What have we learned to date about waiting? By definition waiting “is the action of staying where one is or delaying action until a particular time or until something happens.”
How do we feel about waiting?
- We don’t like to wait.
- Waiting has emotional costs—stress and boredom.
- Our “waiting tolerance” is often determined by our generational mindset—Baby Boomer, Gen X, Y, Z.
- Our anxiety (with waiting) is caused by what we do with the “unoccupied time” while waiting.
- The Christian view of waiting is different than the secular view because God, from whom we derive our meaning and reality, operates “outside of time”—in eternity.
- Our difficulty in waiting often stems from our “flesh-based” needs—impatience, pride, independence, and stubbornness.
Understanding these realities, it may be helpful at this time to revisit our personal perspective of waiting. From a Christian perspective, why is it good to wait? Consider these ABC’s of Waiting.
Waiting helps believers:
Accept the sovereignty of God (Acts 17:28). God’s sovereignty is defined as His preeminent power and authority, a natural consequence of His omniscience, omnipotence, and omnipresence. While God has given man “free-will”, it is critical for believers to “choose God”—to trust Him unconditionally. God will always do what is best for His children including delays in privileges, plans, and purposes. The Prophet Jeremiah asserted that it was good for Israel to wait because God had the best solution for their situation—His salvation. Waiting embraces God’s sovereignty.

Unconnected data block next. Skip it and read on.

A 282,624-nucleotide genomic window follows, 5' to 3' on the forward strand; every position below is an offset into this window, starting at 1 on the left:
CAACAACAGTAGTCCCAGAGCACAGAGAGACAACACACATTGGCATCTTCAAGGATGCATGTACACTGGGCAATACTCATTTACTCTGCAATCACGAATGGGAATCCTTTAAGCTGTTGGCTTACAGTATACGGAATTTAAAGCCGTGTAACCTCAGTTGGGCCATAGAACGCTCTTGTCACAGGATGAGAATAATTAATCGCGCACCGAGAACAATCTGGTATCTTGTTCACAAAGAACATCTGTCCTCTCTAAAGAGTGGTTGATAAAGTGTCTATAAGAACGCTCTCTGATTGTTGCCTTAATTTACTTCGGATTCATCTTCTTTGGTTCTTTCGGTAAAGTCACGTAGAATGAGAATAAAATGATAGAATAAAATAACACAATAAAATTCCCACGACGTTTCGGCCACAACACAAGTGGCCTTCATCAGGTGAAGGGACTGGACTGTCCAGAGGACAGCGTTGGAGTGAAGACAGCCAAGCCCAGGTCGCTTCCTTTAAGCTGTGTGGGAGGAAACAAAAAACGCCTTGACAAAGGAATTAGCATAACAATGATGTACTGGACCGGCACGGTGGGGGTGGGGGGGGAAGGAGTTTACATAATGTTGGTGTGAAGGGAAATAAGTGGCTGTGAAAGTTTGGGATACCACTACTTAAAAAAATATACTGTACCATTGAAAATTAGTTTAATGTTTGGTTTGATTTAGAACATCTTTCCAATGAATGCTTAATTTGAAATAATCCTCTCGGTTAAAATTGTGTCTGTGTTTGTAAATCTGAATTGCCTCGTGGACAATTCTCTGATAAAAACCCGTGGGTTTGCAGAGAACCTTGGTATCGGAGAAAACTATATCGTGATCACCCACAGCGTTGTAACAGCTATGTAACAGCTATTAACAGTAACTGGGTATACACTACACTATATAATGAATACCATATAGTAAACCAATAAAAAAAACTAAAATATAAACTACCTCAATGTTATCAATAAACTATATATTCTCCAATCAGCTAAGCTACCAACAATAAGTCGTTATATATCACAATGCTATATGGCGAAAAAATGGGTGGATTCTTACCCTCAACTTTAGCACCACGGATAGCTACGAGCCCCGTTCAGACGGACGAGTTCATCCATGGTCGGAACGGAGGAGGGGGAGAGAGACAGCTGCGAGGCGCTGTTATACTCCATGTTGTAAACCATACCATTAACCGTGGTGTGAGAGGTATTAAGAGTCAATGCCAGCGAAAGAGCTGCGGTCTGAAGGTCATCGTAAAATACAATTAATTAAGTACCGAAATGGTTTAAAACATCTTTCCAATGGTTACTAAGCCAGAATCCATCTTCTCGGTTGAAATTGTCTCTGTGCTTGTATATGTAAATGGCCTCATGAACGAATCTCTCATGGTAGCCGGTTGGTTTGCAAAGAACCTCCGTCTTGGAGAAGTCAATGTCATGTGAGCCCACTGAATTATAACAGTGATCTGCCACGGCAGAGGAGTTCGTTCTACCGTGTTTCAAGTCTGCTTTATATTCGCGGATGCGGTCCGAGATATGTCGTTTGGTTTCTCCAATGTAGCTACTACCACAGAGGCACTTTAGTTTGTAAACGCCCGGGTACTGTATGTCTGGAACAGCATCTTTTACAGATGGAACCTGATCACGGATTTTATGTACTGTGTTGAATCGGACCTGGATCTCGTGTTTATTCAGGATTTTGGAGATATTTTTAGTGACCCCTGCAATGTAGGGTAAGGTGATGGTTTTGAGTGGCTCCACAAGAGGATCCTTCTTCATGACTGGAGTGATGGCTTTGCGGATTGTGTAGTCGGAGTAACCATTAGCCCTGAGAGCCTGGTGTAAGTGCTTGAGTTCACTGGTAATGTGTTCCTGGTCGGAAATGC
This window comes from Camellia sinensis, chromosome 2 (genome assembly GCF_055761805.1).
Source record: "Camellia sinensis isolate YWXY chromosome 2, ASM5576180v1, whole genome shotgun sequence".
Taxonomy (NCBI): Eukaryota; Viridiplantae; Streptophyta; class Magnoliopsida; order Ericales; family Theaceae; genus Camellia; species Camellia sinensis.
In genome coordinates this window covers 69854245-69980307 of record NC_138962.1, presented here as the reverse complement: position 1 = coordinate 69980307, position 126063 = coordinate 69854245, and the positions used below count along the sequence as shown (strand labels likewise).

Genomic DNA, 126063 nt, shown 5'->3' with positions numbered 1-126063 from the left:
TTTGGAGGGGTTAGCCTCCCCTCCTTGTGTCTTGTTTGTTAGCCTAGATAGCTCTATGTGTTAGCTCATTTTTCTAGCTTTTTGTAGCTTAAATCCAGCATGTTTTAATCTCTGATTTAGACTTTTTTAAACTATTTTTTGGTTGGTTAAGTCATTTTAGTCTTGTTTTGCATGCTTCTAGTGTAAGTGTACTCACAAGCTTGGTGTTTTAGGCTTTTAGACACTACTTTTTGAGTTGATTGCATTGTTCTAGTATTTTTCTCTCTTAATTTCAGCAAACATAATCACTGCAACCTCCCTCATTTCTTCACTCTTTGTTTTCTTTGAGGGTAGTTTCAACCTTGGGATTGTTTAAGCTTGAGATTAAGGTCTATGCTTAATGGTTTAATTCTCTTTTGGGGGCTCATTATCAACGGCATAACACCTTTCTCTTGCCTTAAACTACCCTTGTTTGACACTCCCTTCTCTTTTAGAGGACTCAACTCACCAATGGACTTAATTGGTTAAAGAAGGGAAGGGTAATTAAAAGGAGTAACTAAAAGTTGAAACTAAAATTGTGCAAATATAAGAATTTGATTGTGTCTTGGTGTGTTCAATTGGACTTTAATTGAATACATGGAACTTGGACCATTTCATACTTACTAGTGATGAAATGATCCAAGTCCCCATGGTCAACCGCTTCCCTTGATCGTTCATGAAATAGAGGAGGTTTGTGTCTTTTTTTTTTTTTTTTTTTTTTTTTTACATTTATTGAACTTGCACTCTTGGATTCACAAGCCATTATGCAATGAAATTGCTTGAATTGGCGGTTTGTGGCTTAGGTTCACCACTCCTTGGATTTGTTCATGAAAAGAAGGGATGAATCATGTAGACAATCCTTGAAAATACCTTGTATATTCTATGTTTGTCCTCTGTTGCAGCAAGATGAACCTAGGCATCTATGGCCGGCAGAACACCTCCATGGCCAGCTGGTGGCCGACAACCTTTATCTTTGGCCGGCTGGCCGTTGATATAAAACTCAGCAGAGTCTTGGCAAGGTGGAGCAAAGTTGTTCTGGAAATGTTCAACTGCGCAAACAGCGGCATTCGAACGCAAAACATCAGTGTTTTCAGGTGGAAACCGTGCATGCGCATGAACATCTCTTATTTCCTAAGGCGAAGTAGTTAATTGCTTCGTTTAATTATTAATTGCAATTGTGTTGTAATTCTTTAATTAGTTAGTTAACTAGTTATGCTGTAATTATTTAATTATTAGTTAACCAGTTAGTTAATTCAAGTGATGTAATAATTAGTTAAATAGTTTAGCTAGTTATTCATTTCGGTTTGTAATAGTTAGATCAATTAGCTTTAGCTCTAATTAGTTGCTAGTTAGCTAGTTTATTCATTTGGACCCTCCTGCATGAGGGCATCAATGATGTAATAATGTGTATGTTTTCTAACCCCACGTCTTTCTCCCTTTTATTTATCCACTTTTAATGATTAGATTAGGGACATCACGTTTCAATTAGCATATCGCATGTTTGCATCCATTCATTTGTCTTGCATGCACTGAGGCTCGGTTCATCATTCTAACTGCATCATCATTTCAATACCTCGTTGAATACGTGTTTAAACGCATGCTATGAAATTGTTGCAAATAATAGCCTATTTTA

Build strong spiritual muscles (1 Peter 1:13-15). While we have been delivered from the penalty and power of sin, we still live in sin’s presence and in our “fleshly” bodies. Believers in Christ must be able to remain faithful during this postmodern era when our tenets of faith are continually under attack. We must be patient as we listen for God’s instructions on where we are to serve. Believers must endure hard trials and temptations, as we expand The Kingdom of God and wage spiritual warfare against Satan. Waiting strengthens our spiritual muscles.
Create godly character and intimacy with the Father (1 John 3:3). While waiting we draw near to God and listen for His voice through prayer and reading His Word. As we practice the presence of God, we taste the wonders of His transforming power and His future rewards. Because of this, believers are willing to accept delays and interruptions rather than demand “instant gratification” based on fleshly lusts and worldly influence. Waiting transforms our lives.
I end today’s teaching with God’s Word to His people Israel through the Prophet Isaiah—a word to prepare them for their 70-year wait in exile:
“He gives power to the faint, and strengthens the powerless.
Even youths will faint and be weary, and the young will fall exhausted; but those who wait for the LORD shall renew their strength,
they shall mount up with wings like eagles,
they shall run and not be weary, they shall walk and not faint.”
There is always purpose in God’s wait—embrace it, let it strengthen you, let it transform your life.